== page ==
Anger, Education & The Power of Motherhood: Indigenous Women Transforming Systems

On Thursday, February 7th Megan Sampson (who completed her MA on Exploring Indigenous Women’s Dietary Practices with the Women Warriors Program: Social Determinants and Resilience in Seeking Wellness) and I attended the Indigenous Knowledge Public Lecture Series: Dr. Carrie Bourassa presented by ii’ taa’poh’to’p, the University of Calgary’s Indigenous Strategy.

I’m taking a break from my rigorous and jam packed study schedule to share our latest Women Warriors news. I’m reducing the newsletter to a monthly edition due to time constraints – three university courses, planning a summer research project with ethics, and motherhood have occupied all my time.

I did, however, manage to take four days off February 7th-10thto visit Calgary and attend Dr. Carrie Bourassa’s lecture at the downtown University of Calgary campus. I interviewed Dr. Bourassa for the Women Warriors podcast approximately a year and a half ago, but it was my first time meeting her in person.

As I listened to her presentation on how Indigenous women have been historically devalued and targeted through colonial policies, such as the Indian Act, residential school, and forced sterilization, I felt a common theme emerge. It came to me through my conversations and experiences with Indigenous female leaders and the participants of Women Warriors.

Anger. Education. The Power of Indigenous Motherhood.

Dr. Bourassa, the first Indigenous woman to be appointed as Scientific Director of the Institute for Indigenous Peoples’ Health spoke of the anger she felt during her undergrad degree in political sciences learning about all the ways the government and colonial institutions have attempted the cultural genocide of Indigenous peoples.

The novel, Making Space for Indigenous Feminism by Green (2007) (1) shares many essays on how colonial legislation has targeted Indigenous women (First Nations, Metis and Inuit) making us the most marginalized and vulnerable population on Turtle Island. Ebert’s article, Being an Indigenous Women is a “High-Risk Lifestyle” highlights the ongoing violence against Indigenous women via the Indian Act:

The Indian Act of Canada is a powerful and still operating instrument of colonialism and patriarchy. The Act has made Indigenous women legal nullities, place them outside the rule of law and the protection and benefit of the law and taken them from their families. In so doing, the Act has produced or heightened the risk of harm in the lives of Indigenous women. When non-Indigenous commentators allude to the “high-risk lifestyles” of Indigenous women, they usually mean to imply that the women engage in prostitution. But, in fact, the lives of all Indigenous women are high risk, thanks to the instrument of colonialism in the Indian Act. The violence that permeates the lives of Indigenous women in Canada today is largely the result of the Indian Act, which functions to make Indigenous women a population of prey (p. 69).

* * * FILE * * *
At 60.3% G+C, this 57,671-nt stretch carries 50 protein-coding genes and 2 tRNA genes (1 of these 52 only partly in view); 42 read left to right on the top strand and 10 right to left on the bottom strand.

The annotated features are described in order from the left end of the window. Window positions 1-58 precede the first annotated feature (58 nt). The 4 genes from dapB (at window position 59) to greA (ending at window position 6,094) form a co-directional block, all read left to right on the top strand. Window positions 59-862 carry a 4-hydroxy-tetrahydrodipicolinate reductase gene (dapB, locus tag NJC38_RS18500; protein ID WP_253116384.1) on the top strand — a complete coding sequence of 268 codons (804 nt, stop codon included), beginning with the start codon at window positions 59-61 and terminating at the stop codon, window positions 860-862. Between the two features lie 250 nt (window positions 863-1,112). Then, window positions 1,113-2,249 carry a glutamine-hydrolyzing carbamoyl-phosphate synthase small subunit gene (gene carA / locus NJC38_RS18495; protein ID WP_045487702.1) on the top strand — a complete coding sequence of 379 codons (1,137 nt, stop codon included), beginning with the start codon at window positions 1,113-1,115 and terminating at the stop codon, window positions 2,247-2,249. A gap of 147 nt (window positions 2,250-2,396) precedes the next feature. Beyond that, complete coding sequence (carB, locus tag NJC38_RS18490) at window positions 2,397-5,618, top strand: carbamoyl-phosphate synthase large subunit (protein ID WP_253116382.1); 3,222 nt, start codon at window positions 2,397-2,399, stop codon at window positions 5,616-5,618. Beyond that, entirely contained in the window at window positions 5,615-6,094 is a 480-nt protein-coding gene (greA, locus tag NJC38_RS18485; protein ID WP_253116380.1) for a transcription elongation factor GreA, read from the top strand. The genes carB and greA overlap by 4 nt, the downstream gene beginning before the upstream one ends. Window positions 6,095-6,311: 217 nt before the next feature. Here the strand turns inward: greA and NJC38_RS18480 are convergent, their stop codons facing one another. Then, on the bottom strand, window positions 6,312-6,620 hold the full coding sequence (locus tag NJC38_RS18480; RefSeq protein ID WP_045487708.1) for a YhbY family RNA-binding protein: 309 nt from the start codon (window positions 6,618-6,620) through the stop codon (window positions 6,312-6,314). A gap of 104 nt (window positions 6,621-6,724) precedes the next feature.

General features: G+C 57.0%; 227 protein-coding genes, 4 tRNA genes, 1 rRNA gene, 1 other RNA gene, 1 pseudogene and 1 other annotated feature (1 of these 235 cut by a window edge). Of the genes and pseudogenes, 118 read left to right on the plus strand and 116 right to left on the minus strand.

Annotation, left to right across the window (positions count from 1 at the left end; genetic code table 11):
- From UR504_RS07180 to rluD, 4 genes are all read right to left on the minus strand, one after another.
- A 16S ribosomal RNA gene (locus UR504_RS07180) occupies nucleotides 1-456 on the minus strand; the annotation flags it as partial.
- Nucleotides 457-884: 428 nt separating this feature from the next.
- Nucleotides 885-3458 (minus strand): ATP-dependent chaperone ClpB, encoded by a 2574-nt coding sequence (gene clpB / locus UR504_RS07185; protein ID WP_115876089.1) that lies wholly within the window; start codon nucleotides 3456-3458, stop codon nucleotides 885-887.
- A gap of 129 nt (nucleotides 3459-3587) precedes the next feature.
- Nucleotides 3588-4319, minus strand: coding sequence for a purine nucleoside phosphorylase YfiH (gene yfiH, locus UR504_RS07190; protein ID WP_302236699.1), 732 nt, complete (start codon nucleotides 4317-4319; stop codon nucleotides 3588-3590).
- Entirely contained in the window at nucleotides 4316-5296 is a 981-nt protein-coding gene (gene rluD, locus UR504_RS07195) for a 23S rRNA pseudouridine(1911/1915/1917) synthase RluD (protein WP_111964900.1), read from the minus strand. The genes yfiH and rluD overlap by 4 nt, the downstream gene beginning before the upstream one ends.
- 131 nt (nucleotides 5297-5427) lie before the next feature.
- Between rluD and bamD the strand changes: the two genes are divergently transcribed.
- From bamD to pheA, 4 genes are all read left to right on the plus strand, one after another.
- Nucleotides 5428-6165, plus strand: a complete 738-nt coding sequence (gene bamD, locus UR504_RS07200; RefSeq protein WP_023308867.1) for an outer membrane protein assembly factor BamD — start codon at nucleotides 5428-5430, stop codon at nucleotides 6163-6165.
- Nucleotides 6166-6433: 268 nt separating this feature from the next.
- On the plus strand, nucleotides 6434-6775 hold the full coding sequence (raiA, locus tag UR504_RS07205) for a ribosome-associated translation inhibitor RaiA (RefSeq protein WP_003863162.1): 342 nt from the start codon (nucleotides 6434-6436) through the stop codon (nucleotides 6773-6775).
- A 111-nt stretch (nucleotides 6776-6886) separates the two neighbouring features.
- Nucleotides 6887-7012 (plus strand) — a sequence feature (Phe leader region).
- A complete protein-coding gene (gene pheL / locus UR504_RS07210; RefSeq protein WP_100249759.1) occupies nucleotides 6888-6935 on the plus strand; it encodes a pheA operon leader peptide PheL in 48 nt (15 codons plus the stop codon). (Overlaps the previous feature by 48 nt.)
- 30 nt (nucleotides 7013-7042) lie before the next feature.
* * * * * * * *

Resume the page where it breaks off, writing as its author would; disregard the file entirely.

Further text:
When I first learned about the Canadian government’s purposeful targeting of Indigenous women, it was 2009 and I was in a room full of Indigenous female students in Professor Isabel Altamirano-Jimenez’s Native Studies 380: Challenging Racism and Stereotypes. It was a disheartening course and I remember a self-identified Inuit student coming into the classroom telling the prof that she couldn’t bring herself to read the coursework any longer; her family, friends, and community were the face of those stereotypes, violent narratives, and horrifying statistics we were forced to read.

For example, the racist stereotype “squaw” was a result of the Indian Act. Eberts (2007) (2) traces the origins of this stereotype and how violence against Indigenous women is justified through it.

The Act’s criteria for registration as an Indian emphasized the cultural expectation that women’s sexuality be contained within the patriarchal institution of Victorian marriage. A woman’s destiny was to follow her husband in virtually all respects. If somehow a woman managed to elude those Victorian conjugal confines, she was viewed as a dangerous but degraded personage: the squaw. The stereotype of the “squaw” is described by Metis scholar Emma Laroque as a being without a human face who is lustful, immoral, unfeeling and dirty. Because of this stereotype, Indigenous women are assaulted, raped, and murdered with scant protection from law or law enforcement (p. 71).

This class also taught us the consequences of our marginalization based on colonialism, sexism and racism that Bourassa, Mckay-McNabb & Hampton (2004) (3) identify as the matrix of oppression:

Aboriginal women have a lower life expectancy, elevated morbidity rates, and elevated suicide rates in comparison to non-Aboriginal women (Prairie Women’s Health Centre of Excellence, 2004). Aboriginal women living on reserves have significantly higher rates of coronary heart disease, cancer, cerebrovascular disease and other chronic illnesses than non-Aboriginal Canadian women (Waldram, Herring, and Young, 2000). A significantly greater percentage of Aboriginal women living off reserve, in all age groups, report fair or poor health compared to non-Aboriginal women; 41 percent of Aboriginal women aged 55-64 reported fair or poor health, compared to 19 percent of women in the same age group among the total Canadian population (Statistics Canada) (p.23).